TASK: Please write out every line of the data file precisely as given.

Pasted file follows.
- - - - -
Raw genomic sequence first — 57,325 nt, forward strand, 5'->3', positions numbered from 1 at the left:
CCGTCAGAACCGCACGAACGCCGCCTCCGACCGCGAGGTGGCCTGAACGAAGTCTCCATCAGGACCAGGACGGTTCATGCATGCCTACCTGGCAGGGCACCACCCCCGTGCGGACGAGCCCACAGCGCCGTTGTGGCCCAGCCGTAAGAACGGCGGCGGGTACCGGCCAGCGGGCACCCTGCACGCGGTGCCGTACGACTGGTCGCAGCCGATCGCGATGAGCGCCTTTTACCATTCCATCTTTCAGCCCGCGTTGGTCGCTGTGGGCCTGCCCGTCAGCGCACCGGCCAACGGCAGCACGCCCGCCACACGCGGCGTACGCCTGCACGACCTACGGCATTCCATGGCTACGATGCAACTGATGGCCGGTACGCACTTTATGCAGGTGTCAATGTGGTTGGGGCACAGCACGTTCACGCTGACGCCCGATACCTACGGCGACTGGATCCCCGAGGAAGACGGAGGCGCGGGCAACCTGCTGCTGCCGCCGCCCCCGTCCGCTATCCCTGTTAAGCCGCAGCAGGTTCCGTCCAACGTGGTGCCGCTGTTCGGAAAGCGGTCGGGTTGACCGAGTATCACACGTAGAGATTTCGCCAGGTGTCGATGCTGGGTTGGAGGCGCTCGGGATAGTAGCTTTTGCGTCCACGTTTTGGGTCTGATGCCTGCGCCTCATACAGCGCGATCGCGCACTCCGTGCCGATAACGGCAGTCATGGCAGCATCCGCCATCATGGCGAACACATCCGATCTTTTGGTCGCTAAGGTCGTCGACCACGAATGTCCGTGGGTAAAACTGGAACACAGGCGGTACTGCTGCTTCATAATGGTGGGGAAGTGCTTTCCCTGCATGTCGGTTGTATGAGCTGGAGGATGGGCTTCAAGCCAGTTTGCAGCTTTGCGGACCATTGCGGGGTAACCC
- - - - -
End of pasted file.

Raw genomic sequence first — 57,325 nt, forward strand, 5'->3', positions numbered from 1 at the left:
CCGTCAGAACCGCACGAACGCCGCCTCCGACCGCGAGGTGGCCTGAACGAAGTCTCCATCAGGACCAGGACGGTTCATGCATGCCTACCTGGCAGGGCACCACCCCCGTGCGGACGAGCCCACAGCGCCGTTGTGGCCCAGCCGTAAGAACGGCGGCGGGTACCGGCCAGCGGGCACCCTGCACGCGGTGCCGTACGACTGGTCGCAGCCGATCGCGATGAGCGCCTTTTACCATTCCATCTTTCAGCCCGCGTTGGTCGCTGTGGGCCTGCCCGTCAGCGCACCGGCCAACGGCAGCACGCCCGCCACACGCGGCGTACGCCTGCACGACCTACGGCATTCCATGGCTACGATGCAACTGATGGCCGGTACGCACTTTATGCAGGTGTCAATGTGGTTGGGGCACAGCACGTTCACGCTGACGCCCGATACCTACGGCGACTGGATCCCCGAGGAAGACGGAGGCGCGGGCAACCTGCTGCTGCCGCCGCCCCCGTCCGCTATCCCTGTTAAGCCGCAGCAGGTTCCGTCCAACGTGGTGCCGCTGTTCGGAAAGCGGTCGGGTTGACCGAGTATCACACGTAGAGATTTCGCCAGGTGTCGATGCTGGGTTGGAGGCGCTCGGGATAGTAGCTTTTGCGTCCACGTTTTGGGTCTGATGCCTGCGCCTCATACAGCGCGATCGCGCACTCCGTGCCGATAACGGCAGTCATGGCAGCATCCGCCATCATGGCGAACACATCCGATCTTTTGGTCGCTAAGGTCGTCGACCACGAATGTCCGTGGGTAAAACTGGAACACAGGCGGTACTGCTGCTTCATAATGGTGGGGAAGTGCTTTCCCTGCATGTCGGTTGTATGAGCTGGAGGATGGGCTTCAAGCCAGTTTGCAGCTTTGCGGACCATTGCGGGGTAACCC